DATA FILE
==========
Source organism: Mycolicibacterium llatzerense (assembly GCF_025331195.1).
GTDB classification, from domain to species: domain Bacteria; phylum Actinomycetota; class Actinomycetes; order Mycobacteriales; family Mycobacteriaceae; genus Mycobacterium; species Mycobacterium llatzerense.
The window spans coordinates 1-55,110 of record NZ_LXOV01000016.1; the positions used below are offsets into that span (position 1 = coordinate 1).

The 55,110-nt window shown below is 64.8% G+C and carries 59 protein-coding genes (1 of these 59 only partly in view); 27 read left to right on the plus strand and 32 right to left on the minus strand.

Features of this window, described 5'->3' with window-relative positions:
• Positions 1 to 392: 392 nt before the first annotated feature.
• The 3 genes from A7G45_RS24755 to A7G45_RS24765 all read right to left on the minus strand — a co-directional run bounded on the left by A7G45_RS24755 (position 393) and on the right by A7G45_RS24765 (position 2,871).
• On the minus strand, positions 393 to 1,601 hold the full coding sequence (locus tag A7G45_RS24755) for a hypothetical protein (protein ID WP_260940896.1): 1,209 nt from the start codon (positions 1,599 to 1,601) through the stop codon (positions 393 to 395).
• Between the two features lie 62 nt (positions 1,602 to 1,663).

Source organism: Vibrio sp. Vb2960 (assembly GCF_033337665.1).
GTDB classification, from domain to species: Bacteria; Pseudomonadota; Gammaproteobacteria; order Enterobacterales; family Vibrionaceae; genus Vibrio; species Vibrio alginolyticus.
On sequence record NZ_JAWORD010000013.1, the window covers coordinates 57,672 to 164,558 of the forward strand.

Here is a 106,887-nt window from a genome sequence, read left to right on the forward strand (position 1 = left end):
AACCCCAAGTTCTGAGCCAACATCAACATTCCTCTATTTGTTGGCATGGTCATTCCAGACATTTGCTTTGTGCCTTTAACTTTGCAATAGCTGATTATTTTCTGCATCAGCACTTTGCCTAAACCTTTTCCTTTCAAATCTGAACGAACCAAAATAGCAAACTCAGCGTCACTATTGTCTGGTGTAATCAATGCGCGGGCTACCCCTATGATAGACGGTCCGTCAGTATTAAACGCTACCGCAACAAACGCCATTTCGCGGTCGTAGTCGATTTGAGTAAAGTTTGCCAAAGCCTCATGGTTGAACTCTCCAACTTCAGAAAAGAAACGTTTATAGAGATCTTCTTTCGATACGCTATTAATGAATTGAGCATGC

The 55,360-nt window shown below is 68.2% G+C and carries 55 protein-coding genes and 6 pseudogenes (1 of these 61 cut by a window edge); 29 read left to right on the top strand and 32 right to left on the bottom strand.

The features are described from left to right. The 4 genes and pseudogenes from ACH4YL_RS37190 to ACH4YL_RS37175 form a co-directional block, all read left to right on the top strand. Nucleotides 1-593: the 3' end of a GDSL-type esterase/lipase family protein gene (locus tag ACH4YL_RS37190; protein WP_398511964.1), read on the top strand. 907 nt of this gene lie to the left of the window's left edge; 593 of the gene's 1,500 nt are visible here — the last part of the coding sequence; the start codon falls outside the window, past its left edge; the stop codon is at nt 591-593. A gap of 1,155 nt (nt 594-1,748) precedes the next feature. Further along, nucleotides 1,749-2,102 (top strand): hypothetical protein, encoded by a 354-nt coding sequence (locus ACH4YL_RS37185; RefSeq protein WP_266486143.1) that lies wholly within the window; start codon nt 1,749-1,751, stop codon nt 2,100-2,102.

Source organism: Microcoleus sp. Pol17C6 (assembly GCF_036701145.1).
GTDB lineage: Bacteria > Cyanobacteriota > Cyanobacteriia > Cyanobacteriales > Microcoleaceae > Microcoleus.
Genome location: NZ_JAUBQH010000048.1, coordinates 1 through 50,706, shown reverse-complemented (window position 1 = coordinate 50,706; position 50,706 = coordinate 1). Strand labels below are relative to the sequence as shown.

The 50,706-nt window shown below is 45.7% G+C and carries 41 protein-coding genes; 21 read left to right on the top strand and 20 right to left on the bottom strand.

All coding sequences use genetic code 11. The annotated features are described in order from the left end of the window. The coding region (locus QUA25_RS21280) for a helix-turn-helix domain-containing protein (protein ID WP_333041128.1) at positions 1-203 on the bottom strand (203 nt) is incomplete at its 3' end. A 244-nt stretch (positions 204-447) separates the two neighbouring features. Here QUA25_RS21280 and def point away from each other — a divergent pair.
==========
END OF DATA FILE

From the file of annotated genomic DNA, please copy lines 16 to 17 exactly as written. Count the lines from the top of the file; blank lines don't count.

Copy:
The features are described from left to right. The 4 genes and pseudogenes from ACH4YL_RS37190 to ACH4YL_RS37175 form a co-directional block, all read left to right on the top strand. Nucleotides 1-593: the 3' end of a GDSL-type esterase/lipase family protein gene (locus tag ACH4YL_RS37190; protein WP_398511964.1), read on the top strand. 907 nt of this gene lie to the left of the window's left edge; 593 of the gene's 1,500 nt are visible here — the last part of the coding sequence; the start codon falls outside the window, past its left edge; the stop codon is at nt 591-593. A gap of 1,155 nt (nt 594-1,748) precedes the next feature. Further along, nucleotides 1,749-2,102 (top strand): hypothetical protein, encoded by a 354-nt coding sequence (locus ACH4YL_RS37185; RefSeq protein WP_266486143.1) that lies wholly within the window; start codon nt 1,749-1,751, stop codon nt 2,100-2,102.

Source organism: Microcoleus sp. Pol17C6 (assembly GCF_036701145.1).